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  30 STARS, PRE-CIVIL WAR, RARE AND BEAUTIFUL WITH A MEDALLION CONFIGURATION THAT FEATURES A HALOED CENTER STAR, WISCONSIN STATEHOOD, 1848-1850

Available: Sold
Frame Size (H x L): Approx. 26.5" x 34"
Flag Size (H x L): 14.5" x 21.75"
Description....:
30 STARS, PRE-CIVIL WAR, RARE AND BEAUTIFUL WITH A MEDALLION CONFIGURATION THAT FEATURES A HALOED CENTER STAR, WISCONSIN STATEHOOD, 1848-1850:

30 star American national parade flag, printed on coarse cotton, with a beautiful form of the medallion configuration that features a very large center star with a pinstriped halo around its perimeter and large flanking stars in each corner of the blue canton. Between these are two consecutive wreaths of stars in a third, considerably smaller size. Note attractive, sun fire red stripes that lend bold color to the whimsical design.

The 30th state, Wisconsin, joined the Union on May 29th, 1848. The 30 star flag was official until July 3rd, 1851, but 30 star flags would not likely have been made following the addition of California in 1850. Flag-makers paid little heed to official star counts unless required by the person(s) requesting that flags be produced to some particular design. While the Flag Act of 1818 dictated that the star count would officially change on the 4th of July following the date of a state's acceptance, stars were generally added by the makers of flags when the state was added (sometimes even beforehand). This means that the 30 star flag had a realistic window of production of just over two years.

Flags made prior to the Civil War are rare, comprising less than one percent of 19th century flags that survive in the 21st century. This is partly because our flag wasn't used in the same purposes in early America. Private individuals did not generally display the flag. Use of the Stars & Stripes for functions of general patriotism rose swiftly following the 1861 attack on Fort Sumter that spurred the Civil War (1861-65). This was the beginning of widespread civilian use, which then exploded in 1876 during the centennial of American independence.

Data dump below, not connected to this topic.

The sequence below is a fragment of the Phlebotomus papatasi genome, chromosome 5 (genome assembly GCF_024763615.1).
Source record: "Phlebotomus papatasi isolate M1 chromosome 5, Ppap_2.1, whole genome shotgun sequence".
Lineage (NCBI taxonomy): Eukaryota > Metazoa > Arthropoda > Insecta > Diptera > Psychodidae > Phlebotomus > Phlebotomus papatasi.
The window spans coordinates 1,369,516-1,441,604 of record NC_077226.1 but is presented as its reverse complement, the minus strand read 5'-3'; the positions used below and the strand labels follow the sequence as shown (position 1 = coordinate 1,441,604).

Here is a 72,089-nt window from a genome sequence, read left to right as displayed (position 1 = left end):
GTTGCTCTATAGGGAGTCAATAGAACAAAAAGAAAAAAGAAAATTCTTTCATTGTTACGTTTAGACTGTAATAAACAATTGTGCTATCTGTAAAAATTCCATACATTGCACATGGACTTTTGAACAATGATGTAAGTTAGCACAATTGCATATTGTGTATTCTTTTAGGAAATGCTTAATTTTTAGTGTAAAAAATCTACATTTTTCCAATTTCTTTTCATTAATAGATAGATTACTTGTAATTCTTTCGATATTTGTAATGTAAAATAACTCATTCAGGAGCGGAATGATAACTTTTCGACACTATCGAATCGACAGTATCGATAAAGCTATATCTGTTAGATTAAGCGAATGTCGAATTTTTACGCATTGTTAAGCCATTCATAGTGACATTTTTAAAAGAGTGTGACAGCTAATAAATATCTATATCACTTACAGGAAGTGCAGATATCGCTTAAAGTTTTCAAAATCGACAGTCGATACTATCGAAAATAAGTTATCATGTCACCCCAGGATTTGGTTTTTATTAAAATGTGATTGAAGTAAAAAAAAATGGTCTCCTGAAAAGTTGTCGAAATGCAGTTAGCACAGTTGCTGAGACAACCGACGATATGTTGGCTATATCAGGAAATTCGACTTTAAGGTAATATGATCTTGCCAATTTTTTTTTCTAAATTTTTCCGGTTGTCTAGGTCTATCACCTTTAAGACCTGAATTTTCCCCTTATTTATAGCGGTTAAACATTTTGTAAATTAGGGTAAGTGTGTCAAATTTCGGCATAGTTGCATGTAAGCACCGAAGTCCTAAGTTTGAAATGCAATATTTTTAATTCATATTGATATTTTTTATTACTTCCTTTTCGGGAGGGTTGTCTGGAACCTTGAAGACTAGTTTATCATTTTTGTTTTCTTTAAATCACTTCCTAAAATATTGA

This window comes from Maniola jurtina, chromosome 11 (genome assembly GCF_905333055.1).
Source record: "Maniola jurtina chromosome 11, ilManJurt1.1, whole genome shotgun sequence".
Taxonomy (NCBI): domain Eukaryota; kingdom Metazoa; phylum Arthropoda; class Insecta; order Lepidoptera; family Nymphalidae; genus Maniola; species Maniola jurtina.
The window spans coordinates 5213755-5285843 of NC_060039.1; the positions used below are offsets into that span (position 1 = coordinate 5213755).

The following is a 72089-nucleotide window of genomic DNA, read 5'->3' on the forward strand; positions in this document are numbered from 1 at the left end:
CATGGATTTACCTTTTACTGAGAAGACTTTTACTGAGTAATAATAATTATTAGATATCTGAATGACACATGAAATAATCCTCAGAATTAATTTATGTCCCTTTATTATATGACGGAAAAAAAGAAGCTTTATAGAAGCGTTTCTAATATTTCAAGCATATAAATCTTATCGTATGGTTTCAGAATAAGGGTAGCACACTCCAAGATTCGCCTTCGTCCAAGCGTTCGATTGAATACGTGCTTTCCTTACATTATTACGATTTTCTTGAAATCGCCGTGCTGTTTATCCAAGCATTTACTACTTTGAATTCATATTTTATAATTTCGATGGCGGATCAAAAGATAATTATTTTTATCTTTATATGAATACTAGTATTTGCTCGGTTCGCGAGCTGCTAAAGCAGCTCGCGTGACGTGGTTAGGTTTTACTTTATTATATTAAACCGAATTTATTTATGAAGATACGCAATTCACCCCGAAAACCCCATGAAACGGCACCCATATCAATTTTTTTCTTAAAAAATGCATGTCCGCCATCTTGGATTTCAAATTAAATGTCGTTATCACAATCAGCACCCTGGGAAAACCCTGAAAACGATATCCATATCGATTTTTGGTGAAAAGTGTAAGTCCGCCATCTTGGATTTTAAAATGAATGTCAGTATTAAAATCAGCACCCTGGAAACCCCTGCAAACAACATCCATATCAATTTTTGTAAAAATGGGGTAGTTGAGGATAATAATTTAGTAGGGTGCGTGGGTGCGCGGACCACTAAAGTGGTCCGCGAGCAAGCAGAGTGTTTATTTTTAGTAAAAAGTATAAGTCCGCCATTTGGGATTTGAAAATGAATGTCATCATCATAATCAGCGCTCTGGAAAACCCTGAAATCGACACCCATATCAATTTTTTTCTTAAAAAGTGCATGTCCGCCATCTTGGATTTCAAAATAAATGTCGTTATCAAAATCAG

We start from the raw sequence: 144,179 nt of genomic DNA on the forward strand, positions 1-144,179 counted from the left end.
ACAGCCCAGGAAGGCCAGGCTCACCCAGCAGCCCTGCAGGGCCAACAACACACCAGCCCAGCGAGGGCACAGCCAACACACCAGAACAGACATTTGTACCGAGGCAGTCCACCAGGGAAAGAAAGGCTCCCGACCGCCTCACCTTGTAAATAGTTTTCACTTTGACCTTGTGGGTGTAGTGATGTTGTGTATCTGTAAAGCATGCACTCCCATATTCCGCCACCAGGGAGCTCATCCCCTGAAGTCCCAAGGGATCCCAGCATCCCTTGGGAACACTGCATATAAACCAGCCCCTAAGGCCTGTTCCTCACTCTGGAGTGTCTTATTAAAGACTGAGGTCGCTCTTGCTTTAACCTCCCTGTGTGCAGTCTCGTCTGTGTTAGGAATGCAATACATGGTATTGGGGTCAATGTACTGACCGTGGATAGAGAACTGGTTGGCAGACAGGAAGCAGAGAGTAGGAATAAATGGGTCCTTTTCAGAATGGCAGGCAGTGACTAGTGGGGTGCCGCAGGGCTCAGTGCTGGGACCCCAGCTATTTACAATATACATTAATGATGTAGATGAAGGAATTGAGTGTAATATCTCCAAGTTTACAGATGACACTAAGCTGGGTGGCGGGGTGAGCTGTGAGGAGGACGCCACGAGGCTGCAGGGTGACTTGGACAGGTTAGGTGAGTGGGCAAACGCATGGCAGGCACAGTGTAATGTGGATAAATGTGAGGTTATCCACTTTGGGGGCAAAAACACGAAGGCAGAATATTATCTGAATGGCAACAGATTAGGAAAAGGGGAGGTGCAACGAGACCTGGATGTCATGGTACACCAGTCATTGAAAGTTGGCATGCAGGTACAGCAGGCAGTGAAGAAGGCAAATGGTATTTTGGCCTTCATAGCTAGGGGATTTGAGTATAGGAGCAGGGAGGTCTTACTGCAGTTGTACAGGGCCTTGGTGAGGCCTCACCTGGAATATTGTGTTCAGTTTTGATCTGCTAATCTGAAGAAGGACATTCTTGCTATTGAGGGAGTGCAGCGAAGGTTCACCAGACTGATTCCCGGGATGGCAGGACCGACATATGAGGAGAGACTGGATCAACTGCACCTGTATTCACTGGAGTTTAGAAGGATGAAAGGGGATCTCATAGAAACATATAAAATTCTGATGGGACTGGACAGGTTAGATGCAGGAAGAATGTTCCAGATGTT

Even the military did not use the flag in a manner that most people might think. The primary purpose before the Civil War was to mark ships on the open seas. While the flag was used to mark some garrisons, the flags of ground troops were often limited to the flag of their own regiment and a Federal standard. Most people would be surprised to learn that the infantry wasn’t authorized to carry the Stars & Stripes until 1837. Even then it was neither required nor customary. It was not until the Civil War took place that most U.S. ground forces carried the national flag.

The most likely use of this flag was at a political rally, probably in 1848 when Zachary Taylor ran against Lewis Cass and Martin Van Buren to win the White House. Use of parade flags appears to have largely for this purpose until 1861. Although the maker that produced the flag is unknown, examples with this unusual center star exist in at least six other star counts including 31, 34, 35, 36, and 42. Two varieties also exist with 13 stars. One dates to 1856 and was made for the presidential campaign of James Buchanan. Another style dates to the 1876 centennial era and all of its 13 stars have halos.

30 is the lowest count seen on printed parade flags with a haloed center star. Because the parade flags first appeared in the 26 star period (1837-1845), this 30 star example is among the earliest of all known printed flags. In addition, unlike some other pre-Civil War star counts, very few varieties of 30 star printed flags have been discovered. I am aware of only three styles. In two of these varieties, only a single example is known for each. I bought and sold one of these flags, which is pictured in "The Stars & The Stripes: Fabric of the American Spirit" by J. Richard Pierce (2005), p. 15. I know of fewer than ten flags to exist with 30 stars in this haloed medallion style. So the total number of 30 star printed flags currently known may be fewer than ten and is certainly fewer than fifteen.

Mounting: The solid walnut molding dates to the period between 1850 and 1870 and has a gilded liner. The flag has been hand-stitched to 100% cotton, black in color, which was washed to reduce excess dye. An acid-free agent was added to the wash to further set the dye, which was heat-treated for the same purpose. The glazing is U.V. protective acrylic.

Condition: The flag exhibits obvious signs of extended use. There are significant splits in the fabric, accompanied by moderate loss at the top, fly end corner. There are more minor areas of fabric loss throughout, accompanied by minor to moderate foxing and staining. Many of my clients prefer early flags to show their age and history of use. The great rarity of this example, accompanied by its early date, well-warrants the condition, particularly because its presentation is beautiful and endearing.
Collector Level: Advanced Collectors and the Person with Everything
Flag Type: Parade flag
Star Count: 30
Earliest Date of Origin: 1858
Latest Date of Origin: 1859
State/Affiliation: Wisconsin
War Association: 1777-1860 Pre-Civil War
Price: SOLD
E-mail: Inquire
 

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